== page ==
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Author blog: The Algerian War in French/Algerian Writing

Jonathan Lewis introduces his new book, The Algerian War in French/Algerian Writing: Literary Sites of Memory. The Algerian War of Independence (1954–62), which led to the birth of the Algerian nation and marked the end of the French Empire, remains a divisive topic in contemporary France. Characterized as a ‘war without a name’ for decades after

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Author blog: Literary Illumination

Richard Leahy introduces his new book, Literary Illumination: The Evolution of Artificial Light in Nineteenth-Century Literature. It is easy to take artificial illumination for granted in our modern, twenty-first century culture of twenty-four hour supermarkets and brightly-lit roads and streets, yet this technology has only really shaped our lives for the past century and a half

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Author blog: South African Gothic

By Rebecca Duncan, author of South African Gothic: Anxiety and Creative Dissent in the Post-apartheid Imagination and Beyond. Emerging in the shadow of eighteenth-century Enlightenment, as the first shudders of industrialising change were becoming palpable in Britain, Gothic fictions have, over the two hundred and fifty years since the mode’s genesis, tended to proliferate at moments

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UWP’s new address: the University Registry

From August 23rd 2018, the University of Wales Press will be located at the University Registry in Cardiff’s Civic Centre. Our new address is: University of Wales Press University Registry King Edward VII Avenue Cathays Park Cardiff CF10 3NS For general enquiries: Telephone: 44 (0) 29 2049 6899 E-mail: press@press.wales.ac.uk The University Registry was built

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Author blog: The Darkening Nation

Ignacio Aguiló introduces his new book, The Darkening Nation: Race, Neoliberalism and Crisis in Argentina. At the turn of the twentieth century, and after a decade of drastic neoliberal reforms, Argentina experienced the worst economic crisis in its history. At the time, half of the population was living in poverty, the unemployment rate was 25% and

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Author blog: Crime, Courts and Community in Mid-Victorian Wales

Rachael Jones introduces her new book, Crime, Courts and Community in Mid-Victorian Wales: Montgomeryshire, People and Places. Montgomeryshire is a marvellous place in which to live. It has a stunning landscape and friendly and welcoming people. It has a fascinating history too – particularly, for me, around the nineteenth century when the rural and agricultural nature of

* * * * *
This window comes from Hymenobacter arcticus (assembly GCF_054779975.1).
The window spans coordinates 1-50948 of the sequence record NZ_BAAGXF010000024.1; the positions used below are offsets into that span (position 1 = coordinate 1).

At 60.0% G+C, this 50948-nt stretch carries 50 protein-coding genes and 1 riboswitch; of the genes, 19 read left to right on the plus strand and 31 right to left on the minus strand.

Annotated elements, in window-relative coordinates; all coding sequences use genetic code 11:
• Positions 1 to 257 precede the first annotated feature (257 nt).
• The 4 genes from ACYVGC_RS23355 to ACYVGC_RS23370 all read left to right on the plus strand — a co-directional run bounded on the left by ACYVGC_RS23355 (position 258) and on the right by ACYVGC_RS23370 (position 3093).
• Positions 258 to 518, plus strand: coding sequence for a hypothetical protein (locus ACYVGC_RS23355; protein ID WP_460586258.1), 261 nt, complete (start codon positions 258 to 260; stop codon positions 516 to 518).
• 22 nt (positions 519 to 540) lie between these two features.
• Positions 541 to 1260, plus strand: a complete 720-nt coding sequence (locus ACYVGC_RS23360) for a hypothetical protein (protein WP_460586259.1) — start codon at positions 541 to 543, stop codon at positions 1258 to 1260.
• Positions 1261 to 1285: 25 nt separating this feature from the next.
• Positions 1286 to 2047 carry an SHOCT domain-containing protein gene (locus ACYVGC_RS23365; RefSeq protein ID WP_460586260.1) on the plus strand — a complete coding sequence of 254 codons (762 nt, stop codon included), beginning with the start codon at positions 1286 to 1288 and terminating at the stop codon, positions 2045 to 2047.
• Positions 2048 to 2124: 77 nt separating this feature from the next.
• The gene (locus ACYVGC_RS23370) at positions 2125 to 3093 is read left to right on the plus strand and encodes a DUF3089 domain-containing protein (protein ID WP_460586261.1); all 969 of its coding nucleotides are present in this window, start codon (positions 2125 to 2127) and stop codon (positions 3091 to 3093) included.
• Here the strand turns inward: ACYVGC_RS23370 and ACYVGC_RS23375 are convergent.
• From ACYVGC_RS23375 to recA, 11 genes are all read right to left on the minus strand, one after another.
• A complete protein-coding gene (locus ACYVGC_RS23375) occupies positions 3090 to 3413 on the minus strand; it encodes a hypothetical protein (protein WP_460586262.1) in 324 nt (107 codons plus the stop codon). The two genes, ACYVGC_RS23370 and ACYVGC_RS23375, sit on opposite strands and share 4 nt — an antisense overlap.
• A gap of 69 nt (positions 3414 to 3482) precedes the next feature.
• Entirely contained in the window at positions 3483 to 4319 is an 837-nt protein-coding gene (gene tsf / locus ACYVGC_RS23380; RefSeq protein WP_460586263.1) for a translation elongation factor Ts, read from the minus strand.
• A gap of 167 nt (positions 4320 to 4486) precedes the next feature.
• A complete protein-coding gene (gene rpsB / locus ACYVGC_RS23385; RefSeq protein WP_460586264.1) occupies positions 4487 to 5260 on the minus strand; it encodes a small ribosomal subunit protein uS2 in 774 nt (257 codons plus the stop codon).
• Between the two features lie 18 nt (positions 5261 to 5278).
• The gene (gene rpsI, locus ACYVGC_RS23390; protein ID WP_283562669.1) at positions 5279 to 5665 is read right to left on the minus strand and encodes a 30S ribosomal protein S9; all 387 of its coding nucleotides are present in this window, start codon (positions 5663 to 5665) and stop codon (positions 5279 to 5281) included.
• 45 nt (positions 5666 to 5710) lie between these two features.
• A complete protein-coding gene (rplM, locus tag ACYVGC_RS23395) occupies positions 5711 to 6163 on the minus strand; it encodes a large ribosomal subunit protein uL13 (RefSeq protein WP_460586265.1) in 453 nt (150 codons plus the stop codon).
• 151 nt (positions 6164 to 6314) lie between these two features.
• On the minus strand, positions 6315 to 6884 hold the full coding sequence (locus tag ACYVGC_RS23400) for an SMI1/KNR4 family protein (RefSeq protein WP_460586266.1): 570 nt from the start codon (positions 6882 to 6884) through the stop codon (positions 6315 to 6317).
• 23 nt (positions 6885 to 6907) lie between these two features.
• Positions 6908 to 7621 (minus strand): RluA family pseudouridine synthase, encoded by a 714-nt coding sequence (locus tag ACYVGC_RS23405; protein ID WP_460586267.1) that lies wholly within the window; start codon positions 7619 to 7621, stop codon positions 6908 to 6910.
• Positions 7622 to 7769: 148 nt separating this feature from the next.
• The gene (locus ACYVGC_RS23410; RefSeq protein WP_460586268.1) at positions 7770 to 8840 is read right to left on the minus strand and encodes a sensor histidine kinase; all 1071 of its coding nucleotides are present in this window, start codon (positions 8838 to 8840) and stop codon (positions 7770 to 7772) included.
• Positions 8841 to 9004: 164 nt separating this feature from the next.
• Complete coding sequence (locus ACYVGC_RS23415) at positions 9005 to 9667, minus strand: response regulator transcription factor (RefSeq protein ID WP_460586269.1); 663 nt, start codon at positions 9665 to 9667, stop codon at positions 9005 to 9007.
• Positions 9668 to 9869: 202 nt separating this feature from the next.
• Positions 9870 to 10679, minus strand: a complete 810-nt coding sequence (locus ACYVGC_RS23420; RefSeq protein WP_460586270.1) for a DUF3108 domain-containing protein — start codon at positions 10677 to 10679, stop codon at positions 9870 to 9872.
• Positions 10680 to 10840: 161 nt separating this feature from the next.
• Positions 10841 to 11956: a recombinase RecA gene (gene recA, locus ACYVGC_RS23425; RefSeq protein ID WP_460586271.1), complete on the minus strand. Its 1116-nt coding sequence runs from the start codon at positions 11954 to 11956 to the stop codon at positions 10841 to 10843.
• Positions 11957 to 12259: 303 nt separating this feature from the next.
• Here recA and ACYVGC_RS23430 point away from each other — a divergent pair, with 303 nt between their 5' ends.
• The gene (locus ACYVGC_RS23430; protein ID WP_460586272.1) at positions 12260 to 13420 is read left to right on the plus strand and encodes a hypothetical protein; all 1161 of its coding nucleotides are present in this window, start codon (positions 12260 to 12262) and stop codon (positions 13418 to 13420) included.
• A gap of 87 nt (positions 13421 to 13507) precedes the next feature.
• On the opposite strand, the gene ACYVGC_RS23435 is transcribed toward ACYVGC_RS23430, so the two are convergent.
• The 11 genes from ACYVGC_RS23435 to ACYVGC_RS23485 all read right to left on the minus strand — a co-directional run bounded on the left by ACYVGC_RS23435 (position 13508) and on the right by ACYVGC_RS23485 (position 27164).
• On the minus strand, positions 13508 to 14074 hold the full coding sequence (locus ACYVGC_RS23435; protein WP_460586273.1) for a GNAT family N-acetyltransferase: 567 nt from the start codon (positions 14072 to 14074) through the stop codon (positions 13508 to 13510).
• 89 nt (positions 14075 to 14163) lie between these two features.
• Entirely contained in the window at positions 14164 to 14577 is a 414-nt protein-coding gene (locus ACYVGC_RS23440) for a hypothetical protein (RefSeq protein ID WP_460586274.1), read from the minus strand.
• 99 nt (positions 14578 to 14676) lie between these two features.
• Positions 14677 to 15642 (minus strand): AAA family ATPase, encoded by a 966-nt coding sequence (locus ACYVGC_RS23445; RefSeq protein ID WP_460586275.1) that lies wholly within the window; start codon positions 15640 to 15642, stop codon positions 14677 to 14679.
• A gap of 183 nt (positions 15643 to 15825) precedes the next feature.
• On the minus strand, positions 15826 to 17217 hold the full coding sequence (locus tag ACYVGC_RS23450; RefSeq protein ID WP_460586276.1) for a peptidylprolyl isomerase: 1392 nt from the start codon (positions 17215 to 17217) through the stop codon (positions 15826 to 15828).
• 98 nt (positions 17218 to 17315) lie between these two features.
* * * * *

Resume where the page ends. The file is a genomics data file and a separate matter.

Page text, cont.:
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Dr Lucia Villares

The University of Wales Press wishes to send its deepest condolences to the family of Dr Lucia Villares, who sadly passed away this week. Dr Villares co-edited Graciliano Ramos and the Making of Modern Brazil: Memory, Politics and Identities, a significant collection of essays in our Iberian and Latin American Studies series, which examines the

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Meic Stephens (1938-2018)

Meic Stephens, who passed away this week, made a huge and vital contribution to the development of the University of Wales Press as both an author and an editor. Along with R. Brinley Jones, he established the pioneering series ‘Writers of Wales’ in 1970, which he edited for over forty years – a period that

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Congratulations to M. Wynn Thomas

The University of Wales Press would like to congratulate Professor M. Wynn Thomas on winning the 2018 Wales Book of the Year Award for Creative Non-Fiction with his book, All That Is Wales: The Collected Essays of M. Wynn Thomas. The Wales Book of the Year Award is presented annually to the best Welsh-language and

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Author blog: Christopher Meredith

Diana Wallace introduces her new book in the Writers of Wales series, Christopher Meredith. The inspiration for this book came out of a kind of joke against myself. Talking to Professor Jane Aaron, one of the editors of the Writers of Wales series, I remarked that it was surely high time for a volume in

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Editor blog: The World of the Newport Medieval Ship

Evan T. Jones introduces the new edited volume, The World of the Newport Medieval Ship: Trade, Politics and Shipping in the Mid-Fifteenth Century. Ships have always played a prominent role in the popular imagination, and not just of seafaring communities. From the Ancient world to modern times, ships were the largest, most expensive and most

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Performing Wales: People, Memory and Place

Lisa Lewis introduces Performing Wales: People: Memory and Place. Performing Wales: People, Memory and Place, begins from the premise that culture can be analysed in terms of performance, and focuses on four distinct areas of Welsh culture – Museum, Heritage, Festival and Theatre – in which performance helps to sustain specific relationships between people, memory

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